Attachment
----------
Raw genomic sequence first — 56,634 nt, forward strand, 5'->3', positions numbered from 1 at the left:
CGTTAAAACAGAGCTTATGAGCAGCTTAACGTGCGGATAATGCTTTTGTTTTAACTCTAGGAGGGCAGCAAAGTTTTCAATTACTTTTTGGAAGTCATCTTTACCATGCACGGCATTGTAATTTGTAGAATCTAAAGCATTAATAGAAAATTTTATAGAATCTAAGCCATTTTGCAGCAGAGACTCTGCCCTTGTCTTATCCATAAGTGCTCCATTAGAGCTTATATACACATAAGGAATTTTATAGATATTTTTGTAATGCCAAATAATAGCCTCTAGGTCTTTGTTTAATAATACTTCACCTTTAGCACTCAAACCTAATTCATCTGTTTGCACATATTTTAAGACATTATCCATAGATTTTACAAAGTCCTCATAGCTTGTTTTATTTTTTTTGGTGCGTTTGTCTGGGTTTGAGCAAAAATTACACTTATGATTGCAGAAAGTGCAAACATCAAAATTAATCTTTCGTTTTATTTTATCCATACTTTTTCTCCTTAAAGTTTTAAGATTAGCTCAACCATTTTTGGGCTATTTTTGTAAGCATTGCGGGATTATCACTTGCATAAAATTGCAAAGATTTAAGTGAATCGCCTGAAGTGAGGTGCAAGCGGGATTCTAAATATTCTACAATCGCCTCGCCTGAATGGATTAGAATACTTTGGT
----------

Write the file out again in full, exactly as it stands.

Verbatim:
Raw genomic sequence first — 56,634 nt, forward strand, 5'->3', positions numbered from 1 at the left:
CGTTAAAACAGAGCTTATGAGCAGCTTAACGTGCGGATAATGCTTTTGTTTTAACTCTAGGAGGGCAGCAAAGTTTTCAATTACTTTTTGGAAGTCATCTTTACCATGCACGGCATTGTAATTTGTAGAATCTAAAGCATTAATAGAAAATTTTATAGAATCTAAGCCATTTTGCAGCAGAGACTCTGCCCTTGTCTTATCCATAAGTGCTCCATTAGAGCTTATATACACATAAGGAATTTTATAGATATTTTTGTAATGCCAAATAATAGCCTCTAGGTCTTTGTTTAATAATACTTCACCTTTAGCACTCAAACCTAATTCATCTGTTTGCACATATTTTAAGACATTATCCATAGATTTTACAAAGTCCTCATAGCTTGTTTTATTTTTTTTGGTGCGTTTGTCTGGGTTTGAGCAAAAATTACACTTATGATTGCAGAAAGTGCAAACATCAAAATTAATCTTTCGTTTTATTTTATCCATACTTTTTCTCCTTAAAGTTTTAAGATTAGCTCAACCATTTTTGGGCTATTTTTGTAAGCATTGCGGGATTATCACTTGCATAAAATTGCAAAGATTTAAGTGAATCGCCTGAAGTGAGGTGCAAGCGGGATTCTAAATATTCTACAATCGCCTCGCCTGAATGGATTAGAATACTTTGGT